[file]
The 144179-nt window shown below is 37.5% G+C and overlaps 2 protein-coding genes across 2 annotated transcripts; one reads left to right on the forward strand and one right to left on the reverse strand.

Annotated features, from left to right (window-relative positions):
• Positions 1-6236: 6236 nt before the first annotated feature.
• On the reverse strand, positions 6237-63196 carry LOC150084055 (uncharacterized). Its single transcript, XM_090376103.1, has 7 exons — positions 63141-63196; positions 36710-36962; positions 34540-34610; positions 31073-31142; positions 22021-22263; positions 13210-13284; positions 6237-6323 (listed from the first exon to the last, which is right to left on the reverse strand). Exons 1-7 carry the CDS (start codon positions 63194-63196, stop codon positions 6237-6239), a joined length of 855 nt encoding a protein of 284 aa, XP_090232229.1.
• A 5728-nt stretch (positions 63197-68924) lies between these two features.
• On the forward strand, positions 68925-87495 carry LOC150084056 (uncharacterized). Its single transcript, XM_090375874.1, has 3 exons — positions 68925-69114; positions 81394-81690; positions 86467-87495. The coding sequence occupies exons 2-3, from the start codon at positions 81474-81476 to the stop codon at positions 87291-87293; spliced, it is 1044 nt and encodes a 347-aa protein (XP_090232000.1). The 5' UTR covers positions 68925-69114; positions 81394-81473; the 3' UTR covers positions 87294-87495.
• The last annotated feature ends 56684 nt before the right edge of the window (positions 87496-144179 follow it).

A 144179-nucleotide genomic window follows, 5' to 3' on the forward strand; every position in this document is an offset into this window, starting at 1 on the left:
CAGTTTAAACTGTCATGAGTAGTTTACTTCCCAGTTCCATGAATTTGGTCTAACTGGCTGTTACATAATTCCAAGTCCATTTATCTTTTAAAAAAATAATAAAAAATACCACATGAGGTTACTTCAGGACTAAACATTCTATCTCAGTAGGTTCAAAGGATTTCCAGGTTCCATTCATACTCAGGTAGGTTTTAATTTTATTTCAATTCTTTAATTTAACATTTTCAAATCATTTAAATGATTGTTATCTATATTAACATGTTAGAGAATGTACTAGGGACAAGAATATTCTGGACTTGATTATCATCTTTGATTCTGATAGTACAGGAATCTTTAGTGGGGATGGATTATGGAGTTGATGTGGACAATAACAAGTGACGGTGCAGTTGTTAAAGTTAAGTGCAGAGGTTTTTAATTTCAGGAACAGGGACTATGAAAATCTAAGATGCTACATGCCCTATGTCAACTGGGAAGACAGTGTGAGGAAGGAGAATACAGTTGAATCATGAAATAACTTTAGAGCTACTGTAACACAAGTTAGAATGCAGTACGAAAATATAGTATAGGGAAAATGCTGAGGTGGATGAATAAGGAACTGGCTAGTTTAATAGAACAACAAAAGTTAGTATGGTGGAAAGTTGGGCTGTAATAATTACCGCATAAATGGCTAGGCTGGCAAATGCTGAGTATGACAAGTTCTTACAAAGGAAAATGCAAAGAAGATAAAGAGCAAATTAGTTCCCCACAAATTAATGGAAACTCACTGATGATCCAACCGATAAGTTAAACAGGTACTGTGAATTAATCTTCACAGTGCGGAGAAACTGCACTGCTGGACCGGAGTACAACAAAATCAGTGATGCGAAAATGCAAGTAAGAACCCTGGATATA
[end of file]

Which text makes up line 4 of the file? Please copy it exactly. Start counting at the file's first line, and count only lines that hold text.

• On the reverse strand, positions 6237-63196 carry LOC150084055 (uncharacterized). Its single transcript, XM_090376103.1, has 7 exons — positions 63141-63196; positions 36710-36962; positions 34540-34610; positions 31073-31142; positions 22021-22263; positions 13210-13284; positions 6237-6323 (listed from the first exon to the last, which is right to left on the reverse strand). Exons 1-7 carry the CDS (start codon positions 63194-63196, stop codon positions 6237-6239), a joined length of 855 nt encoding a protein of 284 aa, XP_090232229.1.